This week we explore work created by Croatian photographers, curated by Draženka Jalšić Ernečić, the Senior Curator of the Koprivnica Museum in Koprivnica, Croatia. She is also a researcher, writer, editor, and reviewer of visual arts and photography–and much more. I had the pleasure of getting to know Draženka when we reviewed together during Photolucida in 2019. She is an incredible advocate for photographers within and beyond the borders of Croatia.
On International World Down Syndrome Day 2020 (March 21st), Robert Gojevic presented his project Up For Down. It is a collection of twenty-one Wet-Plate Collodion portraits (plus three double mother-and-child portraits) as a kind of confessional statement in front of the camera. Mothers with children, men, and women of various ages and backgrounds have photographed in the exploration of identity and awareness of what living with Down syndrome means. The symbolism of numbers twenty-one and three are also very significant.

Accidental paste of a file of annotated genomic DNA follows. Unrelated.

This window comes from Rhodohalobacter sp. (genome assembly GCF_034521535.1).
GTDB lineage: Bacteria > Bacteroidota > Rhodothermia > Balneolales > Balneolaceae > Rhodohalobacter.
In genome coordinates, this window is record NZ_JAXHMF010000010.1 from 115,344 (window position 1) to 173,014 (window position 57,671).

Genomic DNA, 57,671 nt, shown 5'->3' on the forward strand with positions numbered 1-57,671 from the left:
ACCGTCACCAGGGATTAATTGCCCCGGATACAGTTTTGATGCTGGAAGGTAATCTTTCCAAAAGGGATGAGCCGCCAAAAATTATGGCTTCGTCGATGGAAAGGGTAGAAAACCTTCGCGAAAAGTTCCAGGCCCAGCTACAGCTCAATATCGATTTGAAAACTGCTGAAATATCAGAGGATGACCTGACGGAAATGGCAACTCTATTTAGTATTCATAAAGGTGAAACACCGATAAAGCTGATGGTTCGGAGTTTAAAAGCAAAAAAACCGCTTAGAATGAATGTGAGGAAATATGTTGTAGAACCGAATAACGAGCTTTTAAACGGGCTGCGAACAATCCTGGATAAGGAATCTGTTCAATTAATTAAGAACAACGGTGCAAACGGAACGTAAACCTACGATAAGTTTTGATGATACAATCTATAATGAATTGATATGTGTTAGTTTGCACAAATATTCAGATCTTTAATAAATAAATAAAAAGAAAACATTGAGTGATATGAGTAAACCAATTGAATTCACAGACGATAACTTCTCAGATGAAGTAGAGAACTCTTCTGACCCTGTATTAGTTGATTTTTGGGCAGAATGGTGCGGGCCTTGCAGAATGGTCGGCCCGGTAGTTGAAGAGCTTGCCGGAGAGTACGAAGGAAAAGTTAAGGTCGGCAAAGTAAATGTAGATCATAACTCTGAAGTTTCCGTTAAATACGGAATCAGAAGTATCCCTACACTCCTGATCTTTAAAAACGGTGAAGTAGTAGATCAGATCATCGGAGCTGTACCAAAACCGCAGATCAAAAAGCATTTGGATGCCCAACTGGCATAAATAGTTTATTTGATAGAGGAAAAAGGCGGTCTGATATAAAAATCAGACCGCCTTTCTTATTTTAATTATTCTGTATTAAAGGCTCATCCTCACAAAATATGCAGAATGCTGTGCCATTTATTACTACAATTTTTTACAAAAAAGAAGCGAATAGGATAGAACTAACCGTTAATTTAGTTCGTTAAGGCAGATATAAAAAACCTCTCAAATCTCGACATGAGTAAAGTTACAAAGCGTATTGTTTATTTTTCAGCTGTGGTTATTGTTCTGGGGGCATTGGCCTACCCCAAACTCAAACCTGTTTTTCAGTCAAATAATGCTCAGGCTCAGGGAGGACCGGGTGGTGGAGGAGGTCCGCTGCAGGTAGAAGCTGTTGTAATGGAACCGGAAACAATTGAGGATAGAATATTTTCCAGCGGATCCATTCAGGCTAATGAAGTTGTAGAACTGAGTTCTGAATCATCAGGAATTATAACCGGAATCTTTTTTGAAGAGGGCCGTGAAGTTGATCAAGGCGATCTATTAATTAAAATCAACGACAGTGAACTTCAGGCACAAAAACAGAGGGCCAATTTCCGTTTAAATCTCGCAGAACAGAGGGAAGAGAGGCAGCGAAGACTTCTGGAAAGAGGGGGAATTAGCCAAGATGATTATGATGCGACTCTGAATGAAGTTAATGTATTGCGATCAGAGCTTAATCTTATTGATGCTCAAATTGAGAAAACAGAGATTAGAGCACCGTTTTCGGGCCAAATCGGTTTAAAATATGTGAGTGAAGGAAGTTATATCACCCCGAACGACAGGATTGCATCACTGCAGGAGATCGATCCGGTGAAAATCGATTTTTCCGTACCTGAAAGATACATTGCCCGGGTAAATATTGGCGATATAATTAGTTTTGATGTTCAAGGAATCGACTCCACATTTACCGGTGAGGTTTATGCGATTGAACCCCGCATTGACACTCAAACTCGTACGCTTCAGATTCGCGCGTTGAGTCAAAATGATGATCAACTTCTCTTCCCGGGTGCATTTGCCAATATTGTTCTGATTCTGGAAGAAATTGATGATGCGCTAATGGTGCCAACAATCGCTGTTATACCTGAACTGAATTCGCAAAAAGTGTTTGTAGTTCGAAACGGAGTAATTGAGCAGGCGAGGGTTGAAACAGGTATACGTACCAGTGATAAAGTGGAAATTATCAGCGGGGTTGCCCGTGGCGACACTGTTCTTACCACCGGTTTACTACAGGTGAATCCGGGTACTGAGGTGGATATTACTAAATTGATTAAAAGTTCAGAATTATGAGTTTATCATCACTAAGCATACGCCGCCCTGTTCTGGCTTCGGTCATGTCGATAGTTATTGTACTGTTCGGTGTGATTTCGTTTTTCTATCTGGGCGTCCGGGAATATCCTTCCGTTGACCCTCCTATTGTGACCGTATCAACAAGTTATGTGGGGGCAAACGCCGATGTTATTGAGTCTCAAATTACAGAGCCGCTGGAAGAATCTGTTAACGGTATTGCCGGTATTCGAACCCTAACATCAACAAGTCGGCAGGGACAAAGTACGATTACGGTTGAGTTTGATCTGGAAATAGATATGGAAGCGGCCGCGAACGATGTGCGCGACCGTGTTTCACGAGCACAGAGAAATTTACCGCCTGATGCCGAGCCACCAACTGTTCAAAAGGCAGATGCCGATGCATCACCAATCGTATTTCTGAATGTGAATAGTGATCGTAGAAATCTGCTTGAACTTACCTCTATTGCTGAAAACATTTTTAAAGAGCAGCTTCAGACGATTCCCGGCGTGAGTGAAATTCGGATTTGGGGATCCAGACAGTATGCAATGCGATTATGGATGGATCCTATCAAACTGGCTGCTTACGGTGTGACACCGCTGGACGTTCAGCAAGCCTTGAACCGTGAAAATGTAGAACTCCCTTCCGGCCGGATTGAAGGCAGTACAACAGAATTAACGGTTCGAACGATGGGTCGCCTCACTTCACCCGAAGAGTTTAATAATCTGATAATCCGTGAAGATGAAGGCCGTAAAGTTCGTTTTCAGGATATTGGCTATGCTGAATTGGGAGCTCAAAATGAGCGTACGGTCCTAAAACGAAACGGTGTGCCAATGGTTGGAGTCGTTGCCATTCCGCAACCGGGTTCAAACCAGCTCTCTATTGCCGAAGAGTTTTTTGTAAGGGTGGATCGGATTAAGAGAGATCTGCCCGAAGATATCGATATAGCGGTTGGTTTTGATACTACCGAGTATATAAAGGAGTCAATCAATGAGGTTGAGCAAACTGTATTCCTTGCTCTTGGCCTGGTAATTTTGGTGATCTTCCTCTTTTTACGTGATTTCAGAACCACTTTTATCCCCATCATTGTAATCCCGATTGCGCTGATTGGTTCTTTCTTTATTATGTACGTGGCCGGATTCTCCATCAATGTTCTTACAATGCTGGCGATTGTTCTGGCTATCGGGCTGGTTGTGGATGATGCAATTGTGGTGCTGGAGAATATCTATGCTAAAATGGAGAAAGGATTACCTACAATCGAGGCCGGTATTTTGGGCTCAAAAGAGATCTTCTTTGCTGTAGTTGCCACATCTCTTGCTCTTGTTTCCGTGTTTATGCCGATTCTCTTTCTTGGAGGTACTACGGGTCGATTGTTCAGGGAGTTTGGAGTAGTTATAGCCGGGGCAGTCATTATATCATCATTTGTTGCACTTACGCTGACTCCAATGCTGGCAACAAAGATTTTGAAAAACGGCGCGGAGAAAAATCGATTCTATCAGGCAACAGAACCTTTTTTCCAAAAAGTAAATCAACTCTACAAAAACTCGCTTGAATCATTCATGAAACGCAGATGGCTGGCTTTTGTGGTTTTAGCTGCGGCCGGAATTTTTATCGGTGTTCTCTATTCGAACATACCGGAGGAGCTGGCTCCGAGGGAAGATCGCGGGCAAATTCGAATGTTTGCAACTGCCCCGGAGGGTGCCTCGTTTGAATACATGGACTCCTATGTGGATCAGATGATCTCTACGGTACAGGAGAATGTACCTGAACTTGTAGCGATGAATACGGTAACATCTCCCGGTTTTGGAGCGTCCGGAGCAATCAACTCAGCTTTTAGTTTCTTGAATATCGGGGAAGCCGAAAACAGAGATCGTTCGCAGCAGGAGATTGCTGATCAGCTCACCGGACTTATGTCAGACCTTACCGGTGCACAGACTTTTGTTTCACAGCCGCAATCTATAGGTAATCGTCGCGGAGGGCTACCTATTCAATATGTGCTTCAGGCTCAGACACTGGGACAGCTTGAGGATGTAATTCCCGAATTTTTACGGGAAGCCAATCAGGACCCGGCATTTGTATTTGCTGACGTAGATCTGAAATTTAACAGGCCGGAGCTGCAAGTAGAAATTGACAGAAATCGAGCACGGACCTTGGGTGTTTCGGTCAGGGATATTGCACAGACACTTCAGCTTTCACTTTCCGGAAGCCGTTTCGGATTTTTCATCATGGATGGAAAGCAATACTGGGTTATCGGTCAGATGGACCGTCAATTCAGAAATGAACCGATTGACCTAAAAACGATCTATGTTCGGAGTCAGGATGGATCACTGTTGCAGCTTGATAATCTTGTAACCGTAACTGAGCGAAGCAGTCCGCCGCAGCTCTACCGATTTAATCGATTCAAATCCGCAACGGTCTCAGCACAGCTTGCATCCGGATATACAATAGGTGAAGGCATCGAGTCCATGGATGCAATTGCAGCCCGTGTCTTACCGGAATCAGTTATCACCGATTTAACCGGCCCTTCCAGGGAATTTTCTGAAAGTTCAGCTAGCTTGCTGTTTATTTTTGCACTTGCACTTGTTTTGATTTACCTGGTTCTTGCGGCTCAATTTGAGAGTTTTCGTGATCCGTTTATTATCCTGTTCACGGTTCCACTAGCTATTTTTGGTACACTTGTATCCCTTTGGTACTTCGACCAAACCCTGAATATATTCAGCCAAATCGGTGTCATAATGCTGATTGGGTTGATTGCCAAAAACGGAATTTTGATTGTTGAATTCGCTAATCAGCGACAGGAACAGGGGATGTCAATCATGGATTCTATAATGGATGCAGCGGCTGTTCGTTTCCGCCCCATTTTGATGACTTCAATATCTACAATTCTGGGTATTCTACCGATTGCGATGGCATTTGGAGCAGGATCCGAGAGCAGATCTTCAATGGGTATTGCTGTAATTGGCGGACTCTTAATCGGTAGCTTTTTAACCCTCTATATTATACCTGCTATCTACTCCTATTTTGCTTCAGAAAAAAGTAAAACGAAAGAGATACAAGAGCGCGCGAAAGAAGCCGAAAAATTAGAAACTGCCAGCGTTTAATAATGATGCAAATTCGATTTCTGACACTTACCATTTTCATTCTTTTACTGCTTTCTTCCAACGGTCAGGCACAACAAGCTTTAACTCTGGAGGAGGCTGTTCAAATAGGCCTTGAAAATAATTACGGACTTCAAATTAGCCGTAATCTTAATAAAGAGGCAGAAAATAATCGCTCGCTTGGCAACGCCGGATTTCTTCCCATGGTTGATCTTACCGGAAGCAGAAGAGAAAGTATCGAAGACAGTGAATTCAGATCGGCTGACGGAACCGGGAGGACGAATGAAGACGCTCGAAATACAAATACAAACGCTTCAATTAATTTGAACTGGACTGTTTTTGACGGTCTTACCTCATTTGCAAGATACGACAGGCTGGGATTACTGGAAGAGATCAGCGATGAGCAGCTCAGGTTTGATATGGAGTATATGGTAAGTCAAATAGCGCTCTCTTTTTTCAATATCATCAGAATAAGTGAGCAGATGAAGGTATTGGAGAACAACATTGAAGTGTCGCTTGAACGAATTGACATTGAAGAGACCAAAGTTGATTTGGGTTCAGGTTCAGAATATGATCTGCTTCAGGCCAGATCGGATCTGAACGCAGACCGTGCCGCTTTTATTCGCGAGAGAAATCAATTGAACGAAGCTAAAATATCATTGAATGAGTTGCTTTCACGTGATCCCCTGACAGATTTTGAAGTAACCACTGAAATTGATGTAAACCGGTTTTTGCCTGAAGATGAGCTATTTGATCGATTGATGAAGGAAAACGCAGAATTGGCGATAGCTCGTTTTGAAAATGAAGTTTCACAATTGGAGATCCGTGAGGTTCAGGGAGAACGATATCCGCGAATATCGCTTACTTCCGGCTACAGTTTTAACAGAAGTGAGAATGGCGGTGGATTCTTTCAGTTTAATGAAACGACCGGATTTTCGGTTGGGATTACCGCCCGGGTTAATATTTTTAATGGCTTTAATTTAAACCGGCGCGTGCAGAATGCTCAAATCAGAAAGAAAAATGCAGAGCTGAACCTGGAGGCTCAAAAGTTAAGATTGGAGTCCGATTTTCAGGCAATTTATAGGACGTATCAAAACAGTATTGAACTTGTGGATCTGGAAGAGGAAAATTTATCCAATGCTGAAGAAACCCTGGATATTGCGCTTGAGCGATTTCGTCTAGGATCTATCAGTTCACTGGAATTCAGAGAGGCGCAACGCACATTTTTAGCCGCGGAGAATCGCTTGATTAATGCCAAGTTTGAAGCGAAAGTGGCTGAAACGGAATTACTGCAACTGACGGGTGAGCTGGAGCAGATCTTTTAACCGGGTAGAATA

Robert’s unique approaches to Down Syndrome portraiture have a background in the nineteen-century history of the photographic medium. This time, through the theme of decision rights, the historical process reaches out the positive message and shows how community support and inclusive education can be meaningful in the personal lives of people with this chromosome disorder. Focused on supporting them and their organization, he advocates for their full participation in decision making about matters affecting their lives.